TO THE EDITOR: International students whose English fluency is below Miami’s minimum proficiency requirement are conditionally admitted to a one-semester American Culture and English (ACE) program, where they take a number of classes. These classes, according to the program’s website, are “designed to help international undergraduate students develop the English language skills they need to succeed at Miami University.” The program enrolls hundreds of students each fall. Viewed in terms of the extraordinarily high grades given in ACE classes (available online at the Registrar’s website), the program is wildly successful: this past fall, half of the grades assigned in 13 ACE classes were A’s. In one class, 75 percent of the students enrolled received a grade of A+; in another class, 53 percent of the students were assigned an A+. For all ACE classes combined, nearly 40 percent of grades assigned were A’s. Judged by sky-high grades, these students are superbly prepared to succeed in regular Miami courses. But the experience when they enroll in our introductory economics classes strongly suggests otherwise: many of them lack the rudimentary English fluency needed to pass the class and drop the course. Six years into an ACE program that boasts a faculty of 26 instructors, something seems amiss: ACE grades tell international students they are exceptionally well-prepared to succeed at Miami, but their actual English-language ability and experience in regular classes tells...Read More
To the editor: Miami’s drinking problem is about as well concealed as photos of students on Facebook with emojis edited over the Trashcans in their hands. We can see this crisis in the “Natty Light” cans erupting from lawns like spring mushrooms, jersey-clad students strolling Uptown on a sunny Saturday afternoon amid headlines reporting sexual assaults, injuries and death. This year, our conversation surrounding recent tragedies has been earnest, compassionate and forward-thinking, but it has also continued to be disempowered by a firm student culture that sees blackout drinking as inevitable and individual. It doesn’t take a visionary to...Read More
The following piece, written by the editorial editors, reflects the majority opinion of the editorial board. Protesting corrupt regimes seems to be all the rage right now, both here and abroad. After the Romanian government issued a decree to rescind a decree that had decriminalized some corruption offenses on Saturday, mistrust of the corrupt regime led half a million citizens to take to the streets in lively protest. The New York Times reported that of the half million, about a quarter had gathered in the capital of the former Communist nation, Bucharest, bent on influencing the democratically elected month-old...Read More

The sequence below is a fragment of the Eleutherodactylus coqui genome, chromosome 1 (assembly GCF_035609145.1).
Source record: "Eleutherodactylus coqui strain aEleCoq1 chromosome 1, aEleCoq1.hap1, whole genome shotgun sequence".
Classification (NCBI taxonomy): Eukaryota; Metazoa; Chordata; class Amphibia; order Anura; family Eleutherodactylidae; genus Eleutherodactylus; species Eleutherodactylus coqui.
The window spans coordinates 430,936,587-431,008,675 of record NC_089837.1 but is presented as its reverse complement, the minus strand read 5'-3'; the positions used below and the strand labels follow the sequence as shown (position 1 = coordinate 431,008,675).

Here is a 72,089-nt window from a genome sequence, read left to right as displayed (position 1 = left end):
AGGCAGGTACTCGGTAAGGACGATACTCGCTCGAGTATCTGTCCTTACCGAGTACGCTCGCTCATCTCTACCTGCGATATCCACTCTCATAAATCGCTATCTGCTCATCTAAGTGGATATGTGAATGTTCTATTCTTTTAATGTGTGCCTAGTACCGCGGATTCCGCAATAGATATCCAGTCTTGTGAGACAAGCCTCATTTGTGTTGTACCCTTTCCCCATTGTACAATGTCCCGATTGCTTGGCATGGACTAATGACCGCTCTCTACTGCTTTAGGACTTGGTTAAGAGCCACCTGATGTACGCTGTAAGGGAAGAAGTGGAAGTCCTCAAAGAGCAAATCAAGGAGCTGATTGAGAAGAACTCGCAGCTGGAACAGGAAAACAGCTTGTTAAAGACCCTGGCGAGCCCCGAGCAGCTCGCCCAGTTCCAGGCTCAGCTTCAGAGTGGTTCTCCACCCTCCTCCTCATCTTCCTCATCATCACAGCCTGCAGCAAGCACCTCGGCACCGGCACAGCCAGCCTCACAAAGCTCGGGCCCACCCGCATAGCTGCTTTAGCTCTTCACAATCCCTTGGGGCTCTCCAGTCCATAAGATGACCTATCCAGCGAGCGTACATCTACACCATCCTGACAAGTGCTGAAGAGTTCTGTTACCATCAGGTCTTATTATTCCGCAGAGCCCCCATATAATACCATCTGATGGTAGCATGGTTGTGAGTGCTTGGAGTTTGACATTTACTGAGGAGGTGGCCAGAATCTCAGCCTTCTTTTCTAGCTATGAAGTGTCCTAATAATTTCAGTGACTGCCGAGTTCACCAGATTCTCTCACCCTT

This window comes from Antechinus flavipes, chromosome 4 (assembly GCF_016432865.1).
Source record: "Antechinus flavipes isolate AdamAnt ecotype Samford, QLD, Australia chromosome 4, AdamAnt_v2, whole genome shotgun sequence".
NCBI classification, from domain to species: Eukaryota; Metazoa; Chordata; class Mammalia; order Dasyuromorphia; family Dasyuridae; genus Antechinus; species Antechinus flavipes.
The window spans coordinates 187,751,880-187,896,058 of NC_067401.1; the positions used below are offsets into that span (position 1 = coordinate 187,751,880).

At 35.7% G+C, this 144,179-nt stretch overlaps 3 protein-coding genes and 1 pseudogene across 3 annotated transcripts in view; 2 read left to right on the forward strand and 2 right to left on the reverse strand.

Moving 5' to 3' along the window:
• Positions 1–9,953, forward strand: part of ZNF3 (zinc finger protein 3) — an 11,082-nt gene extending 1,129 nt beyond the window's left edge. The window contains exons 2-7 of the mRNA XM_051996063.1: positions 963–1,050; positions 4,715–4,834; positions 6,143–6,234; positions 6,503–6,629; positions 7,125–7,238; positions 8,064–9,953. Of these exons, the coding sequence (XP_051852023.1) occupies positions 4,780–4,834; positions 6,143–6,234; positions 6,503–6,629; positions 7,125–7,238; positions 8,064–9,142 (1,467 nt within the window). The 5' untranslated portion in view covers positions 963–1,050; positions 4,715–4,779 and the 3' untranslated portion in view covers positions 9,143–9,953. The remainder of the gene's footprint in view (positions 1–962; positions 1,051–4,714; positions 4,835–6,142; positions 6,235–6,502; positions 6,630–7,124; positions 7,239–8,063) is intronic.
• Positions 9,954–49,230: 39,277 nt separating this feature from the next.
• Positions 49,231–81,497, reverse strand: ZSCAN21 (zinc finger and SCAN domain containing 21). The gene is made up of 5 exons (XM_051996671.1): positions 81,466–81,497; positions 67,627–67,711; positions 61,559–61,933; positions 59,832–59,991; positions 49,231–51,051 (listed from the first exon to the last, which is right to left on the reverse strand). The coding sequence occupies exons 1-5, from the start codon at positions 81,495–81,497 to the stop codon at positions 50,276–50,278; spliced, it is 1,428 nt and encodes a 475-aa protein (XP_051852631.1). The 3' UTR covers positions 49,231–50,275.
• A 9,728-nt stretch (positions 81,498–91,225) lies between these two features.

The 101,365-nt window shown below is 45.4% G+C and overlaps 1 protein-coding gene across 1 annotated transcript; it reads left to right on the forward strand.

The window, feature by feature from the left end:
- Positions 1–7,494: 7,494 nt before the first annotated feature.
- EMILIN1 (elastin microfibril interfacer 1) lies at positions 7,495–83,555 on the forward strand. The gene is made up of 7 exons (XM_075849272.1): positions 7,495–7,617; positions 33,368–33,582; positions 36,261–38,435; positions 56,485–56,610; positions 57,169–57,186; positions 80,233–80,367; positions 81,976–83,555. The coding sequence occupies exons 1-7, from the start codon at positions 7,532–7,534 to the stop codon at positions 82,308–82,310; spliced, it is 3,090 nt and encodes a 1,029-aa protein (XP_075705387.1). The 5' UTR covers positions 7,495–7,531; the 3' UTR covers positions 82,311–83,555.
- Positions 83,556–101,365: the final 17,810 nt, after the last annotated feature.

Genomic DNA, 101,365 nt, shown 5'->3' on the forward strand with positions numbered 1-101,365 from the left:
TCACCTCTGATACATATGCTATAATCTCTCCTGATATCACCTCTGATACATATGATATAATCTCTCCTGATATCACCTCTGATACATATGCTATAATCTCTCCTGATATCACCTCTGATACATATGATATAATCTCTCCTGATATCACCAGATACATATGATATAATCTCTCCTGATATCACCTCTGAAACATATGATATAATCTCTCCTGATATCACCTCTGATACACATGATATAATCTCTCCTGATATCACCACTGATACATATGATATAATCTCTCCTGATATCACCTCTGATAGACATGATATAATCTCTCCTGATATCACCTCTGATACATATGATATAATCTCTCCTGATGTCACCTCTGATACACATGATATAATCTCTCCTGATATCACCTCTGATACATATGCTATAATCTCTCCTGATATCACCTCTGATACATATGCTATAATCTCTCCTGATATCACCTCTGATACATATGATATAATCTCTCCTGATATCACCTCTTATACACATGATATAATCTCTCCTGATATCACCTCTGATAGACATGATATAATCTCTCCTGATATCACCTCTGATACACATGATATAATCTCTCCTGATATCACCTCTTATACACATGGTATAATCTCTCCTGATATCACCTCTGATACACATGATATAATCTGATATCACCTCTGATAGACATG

By Ceili Doyle, Senior Staff Writer I’ve spent the last two weeks thinking a lot about death. Ever since Erica Buschick died. We college students think we’re so invulnerable. As a collective, we believe, as teenagers and twenty-somethings, that nothing and no one can touch us. We binge more frequently and with more intensity than any generation before us, and despite our mind-over-matter mentality, we also die more frequently than any generation before us. A student on our campus died. She was eighteen years old and she is gone. But that fact does not seem to resonate with many people at Miami. We continue to plan our fraternity and sorority four-ways. At our Thursday night pregames, we never consider the possibility of an alternative event. We wake up, beat, darty, nap and repeat every Saturday. This is not to say that all college students are at risk of throwing their lives away in the name of getting “fucked up” for one night. But we place so much emphasis on drinking and going out and fitting this image of ~college~ as a time of no caution, no excuses, no reservations — and we forget there is a world outside of drowning our social lives with four, five, six shots on the side. We laugh at Facebook videos and share tweets that depict strangers downing bottles of Hennessey and entire fifths...Read More
Feb 7, 2017 | Arts & Entertainment |
Migos, “Culture” It may be heavy-handed to say that Migos reached their current popularity thanks to the Internet, but there is some truth behind the statement. To be fair, the Atlanta trap trio have consistently increased their fan base with each subsequent release since their 2011 debut mixtape. But since then, Migos has been less interested in reaching multiple demographics and more focused on exploring their own community, which is probably best summarized by Migos’ favorite self-description, “Young Rich N***as.” However, social media follows no discernible patterns in its selection of the next trending topic, and inexplicably, the first...Read More
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